Food for thought with a real alternative

Based in Toombridge in Co Antrim, the company offers a new type of food waste treatment, preventing leftovers from going down the drain and entering the water system.

“Before I started Caterwaste I was involved in drainage, helping companies to reduce the amount of effluent going down their drains,” says Mr Dorman.

“This is a particular concern for catering companies and restaurants because local authorities have been tightening up on water regulation and imposing fines if the amount of food waste they put through the water system breaks limits.

“Companies are accustomed to using macerators, which mush everything up first, but these are not an acceptable solution any more. Though they were marketed as environmentally-friendly, the food waste still attracts rats and backs up pipes, which taxpayers end up paying for.

There are two founders behind Caterwaste, myself and a friend, Charlie Shivers. Charlie was a plumber before this so he came across the same problems. We have financed it entirely by ourselves so far though we are now planning to seek environmental grants.

Our solution is a new type of food treatment technology, designed in Korea. We import and adapt it for the Irish market.

The caterer or restaurant puts the food into our unit which then heats and grinds it up, drawing out any moisture. Up to 90pc of food waste in many cases is just water. It also sterilises the food.

You are left with a stable granular biomass, with weight and size massively reduced. It can be used for a variety of purposes – as a compost ingredient because it is very rich in nitrogen, a biofuel, or an animal food substitute among others. There are lots of different applications.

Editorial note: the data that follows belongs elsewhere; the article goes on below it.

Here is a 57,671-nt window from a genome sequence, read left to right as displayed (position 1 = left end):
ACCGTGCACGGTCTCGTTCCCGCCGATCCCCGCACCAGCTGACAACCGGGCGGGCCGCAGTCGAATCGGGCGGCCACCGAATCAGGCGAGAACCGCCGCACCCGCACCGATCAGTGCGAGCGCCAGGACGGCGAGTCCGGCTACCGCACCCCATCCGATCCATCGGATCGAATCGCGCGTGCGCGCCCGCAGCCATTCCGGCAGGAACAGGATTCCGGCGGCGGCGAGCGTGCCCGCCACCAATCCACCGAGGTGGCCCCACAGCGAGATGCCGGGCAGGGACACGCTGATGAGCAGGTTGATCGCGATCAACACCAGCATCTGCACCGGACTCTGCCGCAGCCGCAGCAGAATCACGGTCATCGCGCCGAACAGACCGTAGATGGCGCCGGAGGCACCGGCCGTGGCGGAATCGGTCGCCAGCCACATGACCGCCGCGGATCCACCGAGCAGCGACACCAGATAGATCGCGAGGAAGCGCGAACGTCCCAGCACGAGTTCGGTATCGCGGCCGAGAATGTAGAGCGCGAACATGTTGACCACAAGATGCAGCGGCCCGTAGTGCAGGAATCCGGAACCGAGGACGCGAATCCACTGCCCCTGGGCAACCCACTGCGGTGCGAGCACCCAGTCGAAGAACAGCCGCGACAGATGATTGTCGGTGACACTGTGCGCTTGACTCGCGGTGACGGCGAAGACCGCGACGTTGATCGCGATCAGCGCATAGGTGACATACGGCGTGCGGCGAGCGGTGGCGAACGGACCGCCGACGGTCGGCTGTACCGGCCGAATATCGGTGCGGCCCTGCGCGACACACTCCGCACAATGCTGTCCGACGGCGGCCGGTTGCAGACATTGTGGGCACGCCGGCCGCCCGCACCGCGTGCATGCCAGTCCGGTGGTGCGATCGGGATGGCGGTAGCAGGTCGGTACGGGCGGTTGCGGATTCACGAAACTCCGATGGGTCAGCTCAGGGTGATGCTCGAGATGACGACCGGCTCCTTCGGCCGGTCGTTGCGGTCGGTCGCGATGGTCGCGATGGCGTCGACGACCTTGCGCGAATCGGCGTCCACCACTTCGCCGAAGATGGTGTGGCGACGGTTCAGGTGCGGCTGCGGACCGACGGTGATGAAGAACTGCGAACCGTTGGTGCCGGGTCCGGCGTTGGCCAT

“We launched last month and already have units in place in a local café and local restaurant. We have also had interest from a couple of bigger chains. It is a new technology so there are a lot of demonstrations and learning involved for potential clients.

“The biggest challenge is convincing people why they need to worry about food waste, why they shouldn’t just dump it down the drain like they are used to.

“We have to explain that they just won’t get away with macerators and other lesser systems anymore, that there are trade effluent teams running around the country taking water samples who have the power to close businesses down.

“And rightly so – this is an environmental issue with serious consequences. Particularly given all the debate about paying for water at the moment; one of the reasons we have to fix Ireland’s pipes is because too much food waste was allowed to enter the system.